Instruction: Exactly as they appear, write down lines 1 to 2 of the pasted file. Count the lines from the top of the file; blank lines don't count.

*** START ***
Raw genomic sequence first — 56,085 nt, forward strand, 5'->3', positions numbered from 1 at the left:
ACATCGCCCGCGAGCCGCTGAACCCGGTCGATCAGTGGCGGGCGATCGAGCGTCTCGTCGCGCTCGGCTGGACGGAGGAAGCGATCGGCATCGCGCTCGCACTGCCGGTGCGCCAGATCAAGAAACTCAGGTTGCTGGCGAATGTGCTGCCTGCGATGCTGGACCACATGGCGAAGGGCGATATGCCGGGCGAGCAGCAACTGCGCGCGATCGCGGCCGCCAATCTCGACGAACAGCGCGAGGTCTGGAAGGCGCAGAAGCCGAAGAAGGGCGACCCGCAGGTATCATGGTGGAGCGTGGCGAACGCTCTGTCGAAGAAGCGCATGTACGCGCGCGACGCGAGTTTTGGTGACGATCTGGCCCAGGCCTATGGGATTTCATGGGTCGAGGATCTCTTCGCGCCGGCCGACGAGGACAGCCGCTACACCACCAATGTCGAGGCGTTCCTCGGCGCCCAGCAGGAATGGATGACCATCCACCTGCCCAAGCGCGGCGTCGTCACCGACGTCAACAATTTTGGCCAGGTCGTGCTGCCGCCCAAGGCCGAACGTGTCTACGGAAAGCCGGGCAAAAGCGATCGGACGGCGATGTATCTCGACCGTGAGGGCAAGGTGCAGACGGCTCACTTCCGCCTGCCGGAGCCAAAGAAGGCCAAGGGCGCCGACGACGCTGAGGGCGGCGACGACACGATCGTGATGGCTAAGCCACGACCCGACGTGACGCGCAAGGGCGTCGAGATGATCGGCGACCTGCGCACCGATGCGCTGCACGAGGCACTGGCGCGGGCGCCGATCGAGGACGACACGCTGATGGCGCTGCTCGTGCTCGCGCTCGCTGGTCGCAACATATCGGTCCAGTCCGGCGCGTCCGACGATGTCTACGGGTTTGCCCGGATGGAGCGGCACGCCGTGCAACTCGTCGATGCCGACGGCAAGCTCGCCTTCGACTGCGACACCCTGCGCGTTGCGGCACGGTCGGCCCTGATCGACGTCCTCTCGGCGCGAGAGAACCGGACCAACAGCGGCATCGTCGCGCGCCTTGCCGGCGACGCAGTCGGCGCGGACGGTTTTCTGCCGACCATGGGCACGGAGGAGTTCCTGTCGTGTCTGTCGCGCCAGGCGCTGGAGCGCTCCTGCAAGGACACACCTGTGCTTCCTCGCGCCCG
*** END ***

Raw genomic sequence first — 56,085 nt, forward strand, 5'->3', positions numbered from 1 at the left:
ACATCGCCCGCGAGCCGCTGAACCCGGTCGATCAGTGGCGGGCGATCGAGCGTCTCGTCGCGCTCGGCTGGACGGAGGAAGCGATCGGCATCGCGCTCGCACTGCCGGTGCGCCAGATCAAGAAACTCAGGTTGCTGGCGAATGTGCTGCCTGCGATGCTGGACCACATGGCGAAGGGCGATATGCCGGGCGAGCAGCAACTGCGCGCGATCGCGGCCGCCAATCTCGACGAACAGCGCGAGGTCTGGAAGGCGCAGAAGCCGAAGAAGGGCGACCCGCAGGTATCATGGTGGAGCGTGGCGAACGCTCTGTCGAAGAAGCGCATGTACGCGCGCGACGCGAGTTTTGGTGACGATCTGGCCCAGGCCTATGGGATTTCATGGGTCGAGGATCTCTTCGCGCCGGCCGACGAGGACAGCCGCTACACCACCAATGTCGAGGCGTTCCTCGGCGCCCAGCAGGAATGGATGACCATCCACCTGCCCAAGCGCGGCGTCGTCACCGACGTCAACAATTTTGGCCAGGTCGTGCTGCCGCCCAAGGCCGAACGTGTCTACGGAAAGCCGGGCAAAAGCGATCGGACGGCGATGTATCTCGACCGTGAGGGCAAGGTGCAGACGGCTCACTTCCGCCTGCCGGAGCCAAAGAAGGCCAAGGGCGCCGACGACGCTGAGGGCGGCGACGACACGATCGTGATGGCTAAGCCACGACCCGACGTGACGCGCAAGGGCGTCGAGATGATCGGCGACCTGCGCACCGATGCGCTGCACGAGGCACTGGCGCGGGCGCCGATCGAGGACGACACGCTGATGGCGCTGCTCGTGCTCGCGCTCGCTGGTCGCAACATATCGGTCCAGTCCGGCGCGTCCGACGATGTCTACGGGTTTGCCCGGATGGAGCGGCACGCCGTGCAACTCGTCGATGCCGACGGCAAGCTCGCCTTCGACTGCGACACCCTGCGCGTTGCGGCACGGTCGGCCCTGATCGACGTCCTCTCGGCGCGAGAGAACCGGACCAACAGCGGCATCGTCGCGCGCCTTGCCGGCGACGCAGTCGGCGCGGACGGTTTTCTGCCGACCATGGGCACGGAGGAGTTCCTGTCGTGTCTGTCGCGCCAGGCGCTGGAGCGCTCCTGCAAGGACACACCTGTGCTTCCTCGCGCCCG